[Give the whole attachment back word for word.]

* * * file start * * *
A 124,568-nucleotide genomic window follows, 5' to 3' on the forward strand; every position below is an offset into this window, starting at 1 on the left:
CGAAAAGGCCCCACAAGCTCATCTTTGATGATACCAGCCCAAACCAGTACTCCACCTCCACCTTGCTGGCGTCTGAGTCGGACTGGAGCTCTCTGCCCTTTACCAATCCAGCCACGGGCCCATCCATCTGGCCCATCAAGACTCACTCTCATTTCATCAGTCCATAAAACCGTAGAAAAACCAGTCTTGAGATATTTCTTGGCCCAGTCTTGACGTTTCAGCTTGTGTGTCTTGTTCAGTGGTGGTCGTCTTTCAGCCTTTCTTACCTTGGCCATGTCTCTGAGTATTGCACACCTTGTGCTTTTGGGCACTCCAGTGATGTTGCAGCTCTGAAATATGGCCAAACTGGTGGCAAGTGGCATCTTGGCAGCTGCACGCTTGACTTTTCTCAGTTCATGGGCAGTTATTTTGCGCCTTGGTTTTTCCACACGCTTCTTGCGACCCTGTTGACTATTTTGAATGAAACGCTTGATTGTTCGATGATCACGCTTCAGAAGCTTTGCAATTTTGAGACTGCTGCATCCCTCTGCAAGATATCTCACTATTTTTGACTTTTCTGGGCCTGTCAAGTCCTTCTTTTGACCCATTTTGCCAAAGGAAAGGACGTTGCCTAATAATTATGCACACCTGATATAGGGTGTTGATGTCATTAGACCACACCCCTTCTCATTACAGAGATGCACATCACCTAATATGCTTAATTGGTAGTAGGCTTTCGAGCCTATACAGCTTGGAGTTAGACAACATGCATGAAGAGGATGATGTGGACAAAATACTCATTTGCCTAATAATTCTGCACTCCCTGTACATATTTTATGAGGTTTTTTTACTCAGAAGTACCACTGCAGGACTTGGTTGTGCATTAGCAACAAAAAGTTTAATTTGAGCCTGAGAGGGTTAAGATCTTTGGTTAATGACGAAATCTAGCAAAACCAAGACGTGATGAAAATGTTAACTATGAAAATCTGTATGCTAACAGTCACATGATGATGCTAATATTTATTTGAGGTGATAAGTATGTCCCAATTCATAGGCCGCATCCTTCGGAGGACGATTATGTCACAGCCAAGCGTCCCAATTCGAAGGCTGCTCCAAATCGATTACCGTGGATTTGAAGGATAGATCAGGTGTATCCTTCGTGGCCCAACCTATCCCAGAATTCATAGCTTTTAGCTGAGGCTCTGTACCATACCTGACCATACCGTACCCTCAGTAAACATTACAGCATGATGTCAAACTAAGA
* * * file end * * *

A 124,568-nucleotide genomic window follows, 5' to 3' on the forward strand; every position below is an offset into this window, starting at 1 on the left:
CGAAAAGGCCCCACAAGCTCATCTTTGATGATACCAGCCCAAACCAGTACTCCACCTCCACCTTGCTGGCGTCTGAGTCGGACTGGAGCTCTCTGCCCTTTACCAATCCAGCCACGGGCCCATCCATCTGGCCCATCAAGACTCACTCTCATTTCATCAGTCCATAAAACCGTAGAAAAACCAGTCTTGAGATATTTCTTGGCCCAGTCTTGACGTTTCAGCTTGTGTGTCTTGTTCAGTGGTGGTCGTCTTTCAGCCTTTCTTACCTTGGCCATGTCTCTGAGTATTGCACACCTTGTGCTTTTGGGCACTCCAGTGATGTTGCAGCTCTGAAATATGGCCAAACTGGTGGCAAGTGGCATCTTGGCAGCTGCACGCTTGACTTTTCTCAGTTCATGGGCAGTTATTTTGCGCCTTGGTTTTTCCACACGCTTCTTGCGACCCTGTTGACTATTTTGAATGAAACGCTTGATTGTTCGATGATCACGCTTCAGAAGCTTTGCAATTTTGAGACTGCTGCATCCCTCTGCAAGATATCTCACTATTTTTGACTTTTCTGGGCCTGTCAAGTCCTTCTTTTGACCCATTTTGCCAAAGGAAAGGACGTTGCCTAATAATTATGCACACCTGATATAGGGTGTTGATGTCATTAGACCACACCCCTTCTCATTACAGAGATGCACATCACCTAATATGCTTAATTGGTAGTAGGCTTTCGAGCCTATACAGCTTGGAGTTAGACAACATGCATGAAGAGGATGATGTGGACAAAATACTCATTTGCCTAATAATTCTGCACTCCCTGTACATATTTTATGAGGTTTTTTTACTCAGAAGTACCACTGCAGGACTTGGTTGTGCATTAGCAACAAAAAGTTTAATTTGAGCCTGAGAGGGTTAAGATCTTTGGTTAATGACGAAATCTAGCAAAACCAAGACGTGATGAAAATGTTAACTATGAAAATCTGTATGCTAACAGTCACATGATGATGCTAATATTTATTTGAGGTGATAAGTATGTCCCAATTCATAGGCCGCATCCTTCGGAGGACGATTATGTCACAGCCAAGCGTCCCAATTCGAAGGCTGCTCCAAATCGATTACCGTGGATTTGAAGGATAGATCAGGTGTATCCTTCGTGGCCCAACCTATCCCAGAATTCATAGCTTTTAGCTGAGGCTCTGTACCATACCTGACCATACCGTACCCTCAGTAAACATTACAGCATGATGTCAAACTAAGA